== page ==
The Bad News Bears is a 1976 American sports comedy film directed by Michael Ritchie. It stars Walter Matthau and Tatum O’Neal. The film was followed by two sequels, The Bad News Bears in Breaking Training in 1977 and The Bad News Bears Go to Japan in 1978, a short-lived 1979–80 CBS television series, and a 2005 remake.
The original screenplay was written by Bill Lancaster. Notable was the score by Jerry Fielding, which is an adaptation of the principal themes of Bizet’s opera Carmen.
The film was notable in its time for the amount of vulgarity (including profanity and ethnic slurs) placed into the mouths of the various child actors who played the principal roles (specifically, a memorable Tanner Boyle, played by Chris Barnes, quoted as calling his teammates en masse “a bunch of Jews, spics, niggers, pansies, and a booger-eating moron”). Most of the questionable dialogue was used for comic effect. A true product of the mid-70s, it includes a scene that would most likely no longer be allowed in a PG-rated film today: an inebriated Buttermaker drives the players, who are not wearing seatbelts, in an open-top convertible, with a broken windshield.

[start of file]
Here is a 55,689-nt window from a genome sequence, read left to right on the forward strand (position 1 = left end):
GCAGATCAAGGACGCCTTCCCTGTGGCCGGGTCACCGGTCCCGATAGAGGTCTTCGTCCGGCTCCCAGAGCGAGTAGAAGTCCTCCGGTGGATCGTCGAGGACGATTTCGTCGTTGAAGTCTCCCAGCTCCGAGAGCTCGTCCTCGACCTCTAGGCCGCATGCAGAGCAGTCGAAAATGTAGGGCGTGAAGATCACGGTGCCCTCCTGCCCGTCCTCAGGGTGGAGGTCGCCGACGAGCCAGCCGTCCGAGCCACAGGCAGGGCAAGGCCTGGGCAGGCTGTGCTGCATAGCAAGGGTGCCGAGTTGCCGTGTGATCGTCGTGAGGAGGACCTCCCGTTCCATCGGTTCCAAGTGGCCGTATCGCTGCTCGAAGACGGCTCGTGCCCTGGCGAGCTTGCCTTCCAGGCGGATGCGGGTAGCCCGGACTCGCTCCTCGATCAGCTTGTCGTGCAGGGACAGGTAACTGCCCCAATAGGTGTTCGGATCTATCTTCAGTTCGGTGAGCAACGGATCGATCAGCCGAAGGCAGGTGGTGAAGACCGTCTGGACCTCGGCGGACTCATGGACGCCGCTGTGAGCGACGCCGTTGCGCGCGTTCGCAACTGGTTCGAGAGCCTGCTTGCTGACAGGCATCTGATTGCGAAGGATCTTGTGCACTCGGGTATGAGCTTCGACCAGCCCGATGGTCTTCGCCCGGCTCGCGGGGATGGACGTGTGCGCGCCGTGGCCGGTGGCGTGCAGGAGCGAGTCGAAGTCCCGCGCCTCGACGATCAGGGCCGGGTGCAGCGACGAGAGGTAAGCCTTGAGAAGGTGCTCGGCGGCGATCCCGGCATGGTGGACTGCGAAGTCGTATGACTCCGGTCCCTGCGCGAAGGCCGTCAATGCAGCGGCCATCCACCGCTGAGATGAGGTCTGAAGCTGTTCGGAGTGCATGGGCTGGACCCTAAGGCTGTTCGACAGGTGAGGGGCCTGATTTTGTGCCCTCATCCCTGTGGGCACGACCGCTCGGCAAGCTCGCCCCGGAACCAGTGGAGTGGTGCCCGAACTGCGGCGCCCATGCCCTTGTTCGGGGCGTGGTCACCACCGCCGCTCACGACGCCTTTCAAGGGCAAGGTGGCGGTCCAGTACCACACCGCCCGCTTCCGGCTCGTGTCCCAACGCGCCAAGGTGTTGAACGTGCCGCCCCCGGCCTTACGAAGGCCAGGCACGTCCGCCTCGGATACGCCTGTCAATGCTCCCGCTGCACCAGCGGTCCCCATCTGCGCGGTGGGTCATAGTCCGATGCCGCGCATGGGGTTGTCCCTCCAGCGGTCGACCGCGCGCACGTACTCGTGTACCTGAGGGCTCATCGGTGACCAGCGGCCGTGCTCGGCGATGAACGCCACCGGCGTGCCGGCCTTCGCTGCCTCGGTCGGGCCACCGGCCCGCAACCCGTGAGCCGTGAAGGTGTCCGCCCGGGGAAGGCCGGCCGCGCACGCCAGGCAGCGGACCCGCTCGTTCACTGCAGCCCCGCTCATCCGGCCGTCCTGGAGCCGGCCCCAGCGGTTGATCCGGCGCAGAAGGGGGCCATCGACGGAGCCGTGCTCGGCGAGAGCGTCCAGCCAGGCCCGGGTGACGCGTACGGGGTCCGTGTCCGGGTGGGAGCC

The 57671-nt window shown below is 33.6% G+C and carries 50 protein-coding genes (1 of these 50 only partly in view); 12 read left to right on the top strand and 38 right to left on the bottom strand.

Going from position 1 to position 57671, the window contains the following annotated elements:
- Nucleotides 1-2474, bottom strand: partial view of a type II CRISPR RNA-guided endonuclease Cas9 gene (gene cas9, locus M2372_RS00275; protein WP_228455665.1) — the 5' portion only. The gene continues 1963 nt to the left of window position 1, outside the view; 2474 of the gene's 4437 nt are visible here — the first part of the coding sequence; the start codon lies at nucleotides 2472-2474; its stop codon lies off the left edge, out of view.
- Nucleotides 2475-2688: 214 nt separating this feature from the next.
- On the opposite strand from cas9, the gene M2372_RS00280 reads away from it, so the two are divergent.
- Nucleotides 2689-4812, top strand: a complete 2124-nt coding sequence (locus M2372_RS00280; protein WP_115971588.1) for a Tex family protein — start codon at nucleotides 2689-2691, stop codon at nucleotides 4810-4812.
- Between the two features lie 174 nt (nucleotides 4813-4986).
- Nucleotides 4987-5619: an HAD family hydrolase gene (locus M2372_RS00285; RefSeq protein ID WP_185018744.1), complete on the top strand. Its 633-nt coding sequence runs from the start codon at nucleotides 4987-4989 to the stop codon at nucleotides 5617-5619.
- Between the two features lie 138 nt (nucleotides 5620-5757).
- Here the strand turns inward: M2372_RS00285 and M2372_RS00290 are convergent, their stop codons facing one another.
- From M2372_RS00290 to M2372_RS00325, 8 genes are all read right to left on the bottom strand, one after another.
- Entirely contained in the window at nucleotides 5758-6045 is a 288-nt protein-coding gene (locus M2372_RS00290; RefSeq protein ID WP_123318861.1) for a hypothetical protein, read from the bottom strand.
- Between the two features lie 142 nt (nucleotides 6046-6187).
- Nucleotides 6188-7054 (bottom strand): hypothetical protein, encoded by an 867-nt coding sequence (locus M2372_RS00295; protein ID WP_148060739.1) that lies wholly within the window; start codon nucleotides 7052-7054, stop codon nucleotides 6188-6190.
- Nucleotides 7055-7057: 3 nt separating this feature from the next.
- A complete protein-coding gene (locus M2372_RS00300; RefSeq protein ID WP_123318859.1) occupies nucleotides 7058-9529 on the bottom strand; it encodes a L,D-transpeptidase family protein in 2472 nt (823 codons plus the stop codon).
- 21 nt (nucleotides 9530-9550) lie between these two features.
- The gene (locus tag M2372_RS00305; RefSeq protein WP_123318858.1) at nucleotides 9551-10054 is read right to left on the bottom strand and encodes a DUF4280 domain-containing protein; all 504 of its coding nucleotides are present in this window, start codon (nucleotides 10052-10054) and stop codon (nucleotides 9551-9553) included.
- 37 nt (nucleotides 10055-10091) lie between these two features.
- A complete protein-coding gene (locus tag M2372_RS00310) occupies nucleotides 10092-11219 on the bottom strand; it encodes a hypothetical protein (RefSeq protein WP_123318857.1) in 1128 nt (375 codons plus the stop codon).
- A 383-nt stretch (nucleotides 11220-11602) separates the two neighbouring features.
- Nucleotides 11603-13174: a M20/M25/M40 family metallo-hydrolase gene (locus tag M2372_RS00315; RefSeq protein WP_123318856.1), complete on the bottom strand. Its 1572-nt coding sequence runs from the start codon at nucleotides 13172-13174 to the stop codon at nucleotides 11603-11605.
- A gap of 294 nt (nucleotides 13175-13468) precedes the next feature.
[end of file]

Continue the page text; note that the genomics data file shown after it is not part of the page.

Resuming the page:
Everything about the original film just comes together in the best way possible, Walter Matthau’s Buttermaker, some great early performances from Tatum O’ Neal and Jackie Earle Haley, a good supporting cast, the music, which is an adaptation of the principal themes of Carmen, the kids are more memorable, the story is more well put together as it was one of the first films to do a story like this.
You really can’t top the original film and while the remake is good, the overall winner is the original 1976 Bad News Bears, the superior film.
And if you don’t like it, you can take your apology AND your trophy and shove it straight up your ass.
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